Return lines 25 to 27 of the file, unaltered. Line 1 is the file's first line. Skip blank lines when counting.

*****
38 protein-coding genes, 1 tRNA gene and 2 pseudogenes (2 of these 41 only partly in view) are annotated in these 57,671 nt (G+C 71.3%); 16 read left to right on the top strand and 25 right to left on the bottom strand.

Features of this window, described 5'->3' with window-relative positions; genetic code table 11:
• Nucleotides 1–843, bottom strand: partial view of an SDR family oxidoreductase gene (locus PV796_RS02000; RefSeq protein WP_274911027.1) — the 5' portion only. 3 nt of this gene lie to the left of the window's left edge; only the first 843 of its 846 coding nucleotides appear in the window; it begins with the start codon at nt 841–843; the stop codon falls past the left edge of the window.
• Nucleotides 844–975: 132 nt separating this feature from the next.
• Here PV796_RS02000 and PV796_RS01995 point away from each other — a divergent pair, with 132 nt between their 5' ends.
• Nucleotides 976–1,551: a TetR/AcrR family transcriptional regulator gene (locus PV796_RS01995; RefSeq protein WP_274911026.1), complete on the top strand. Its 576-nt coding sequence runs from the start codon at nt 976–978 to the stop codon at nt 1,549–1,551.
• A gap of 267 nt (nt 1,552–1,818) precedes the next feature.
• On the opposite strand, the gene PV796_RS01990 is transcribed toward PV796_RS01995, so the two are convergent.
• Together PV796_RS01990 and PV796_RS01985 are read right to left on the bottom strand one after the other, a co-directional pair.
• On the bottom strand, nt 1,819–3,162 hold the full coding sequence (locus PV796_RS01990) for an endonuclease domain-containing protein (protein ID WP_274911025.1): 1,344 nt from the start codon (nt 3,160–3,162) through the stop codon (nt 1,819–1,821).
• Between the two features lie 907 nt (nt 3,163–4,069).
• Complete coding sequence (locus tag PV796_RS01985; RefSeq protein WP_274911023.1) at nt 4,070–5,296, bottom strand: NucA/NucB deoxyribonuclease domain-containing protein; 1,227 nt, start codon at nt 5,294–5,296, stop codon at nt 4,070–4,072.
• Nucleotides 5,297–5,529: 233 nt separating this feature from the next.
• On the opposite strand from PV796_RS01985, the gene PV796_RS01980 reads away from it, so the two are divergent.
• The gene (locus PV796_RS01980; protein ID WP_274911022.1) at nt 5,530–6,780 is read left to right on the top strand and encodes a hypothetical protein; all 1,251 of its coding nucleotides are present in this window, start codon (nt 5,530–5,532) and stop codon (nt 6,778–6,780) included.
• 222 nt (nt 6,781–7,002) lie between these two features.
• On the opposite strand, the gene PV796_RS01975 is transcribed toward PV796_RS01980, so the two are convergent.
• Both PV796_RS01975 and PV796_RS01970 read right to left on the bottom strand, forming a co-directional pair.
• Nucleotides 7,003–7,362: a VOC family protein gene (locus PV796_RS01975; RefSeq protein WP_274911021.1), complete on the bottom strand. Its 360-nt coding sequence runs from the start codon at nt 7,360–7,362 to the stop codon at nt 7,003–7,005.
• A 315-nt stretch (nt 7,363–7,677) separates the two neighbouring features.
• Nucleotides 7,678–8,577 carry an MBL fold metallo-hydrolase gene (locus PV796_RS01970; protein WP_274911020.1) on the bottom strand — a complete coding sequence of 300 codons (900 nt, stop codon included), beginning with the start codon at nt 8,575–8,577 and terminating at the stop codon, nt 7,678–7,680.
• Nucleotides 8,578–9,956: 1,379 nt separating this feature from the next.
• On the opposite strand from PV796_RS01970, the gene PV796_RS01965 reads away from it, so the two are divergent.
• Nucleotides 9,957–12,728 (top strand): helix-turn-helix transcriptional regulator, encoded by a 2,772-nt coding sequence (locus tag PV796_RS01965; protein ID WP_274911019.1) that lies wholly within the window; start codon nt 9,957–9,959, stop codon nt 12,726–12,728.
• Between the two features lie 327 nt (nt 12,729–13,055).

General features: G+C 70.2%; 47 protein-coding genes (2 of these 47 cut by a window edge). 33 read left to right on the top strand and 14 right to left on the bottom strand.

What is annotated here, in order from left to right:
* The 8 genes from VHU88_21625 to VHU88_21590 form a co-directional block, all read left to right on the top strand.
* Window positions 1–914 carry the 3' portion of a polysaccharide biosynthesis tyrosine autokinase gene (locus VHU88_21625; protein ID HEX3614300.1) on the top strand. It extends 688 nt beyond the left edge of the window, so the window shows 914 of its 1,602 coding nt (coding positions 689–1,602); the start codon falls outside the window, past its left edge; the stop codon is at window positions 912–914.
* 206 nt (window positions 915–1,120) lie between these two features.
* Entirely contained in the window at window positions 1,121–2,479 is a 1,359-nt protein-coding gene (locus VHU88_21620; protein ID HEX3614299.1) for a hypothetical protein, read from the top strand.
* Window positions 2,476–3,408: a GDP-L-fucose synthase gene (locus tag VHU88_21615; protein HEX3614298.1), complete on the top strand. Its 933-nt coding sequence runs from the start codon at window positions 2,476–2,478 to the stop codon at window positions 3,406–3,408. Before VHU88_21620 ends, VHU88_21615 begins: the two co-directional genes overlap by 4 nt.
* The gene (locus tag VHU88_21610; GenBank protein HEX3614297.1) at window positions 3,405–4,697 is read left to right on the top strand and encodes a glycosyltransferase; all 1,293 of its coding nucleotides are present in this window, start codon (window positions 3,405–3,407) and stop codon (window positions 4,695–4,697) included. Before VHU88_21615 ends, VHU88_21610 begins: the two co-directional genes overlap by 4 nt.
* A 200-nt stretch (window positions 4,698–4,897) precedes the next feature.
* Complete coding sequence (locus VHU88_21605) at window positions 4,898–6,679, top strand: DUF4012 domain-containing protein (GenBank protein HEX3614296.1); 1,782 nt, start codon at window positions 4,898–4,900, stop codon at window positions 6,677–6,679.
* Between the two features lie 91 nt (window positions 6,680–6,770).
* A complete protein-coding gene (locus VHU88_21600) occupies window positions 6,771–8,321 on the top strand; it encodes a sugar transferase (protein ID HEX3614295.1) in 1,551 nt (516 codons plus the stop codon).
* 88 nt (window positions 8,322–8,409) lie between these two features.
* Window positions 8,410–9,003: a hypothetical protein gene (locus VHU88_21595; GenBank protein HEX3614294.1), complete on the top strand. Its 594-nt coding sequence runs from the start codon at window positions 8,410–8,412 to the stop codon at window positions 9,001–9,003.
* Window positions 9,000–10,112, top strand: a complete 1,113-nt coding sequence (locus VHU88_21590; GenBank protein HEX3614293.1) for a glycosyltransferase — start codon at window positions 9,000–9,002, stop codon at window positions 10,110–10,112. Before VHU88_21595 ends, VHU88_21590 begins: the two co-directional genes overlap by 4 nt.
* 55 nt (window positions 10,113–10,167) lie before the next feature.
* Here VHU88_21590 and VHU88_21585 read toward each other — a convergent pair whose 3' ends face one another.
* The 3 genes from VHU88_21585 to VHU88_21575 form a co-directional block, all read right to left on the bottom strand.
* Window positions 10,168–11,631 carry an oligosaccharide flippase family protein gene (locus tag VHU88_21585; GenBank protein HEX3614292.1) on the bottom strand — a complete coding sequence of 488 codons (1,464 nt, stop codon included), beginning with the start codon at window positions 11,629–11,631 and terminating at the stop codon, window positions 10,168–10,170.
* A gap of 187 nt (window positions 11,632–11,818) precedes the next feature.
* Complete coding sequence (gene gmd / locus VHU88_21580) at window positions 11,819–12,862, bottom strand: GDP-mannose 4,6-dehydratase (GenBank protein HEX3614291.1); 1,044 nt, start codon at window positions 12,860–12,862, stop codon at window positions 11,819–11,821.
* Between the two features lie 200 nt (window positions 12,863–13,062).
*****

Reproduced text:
• Between the two features lie 327 nt (nt 12,729–13,055).

General features: G+C 70.2%; 47 protein-coding genes (2 of these 47 cut by a window edge). 33 read left to right on the top strand and 14 right to left on the bottom strand.

What is annotated here, in order from left to right: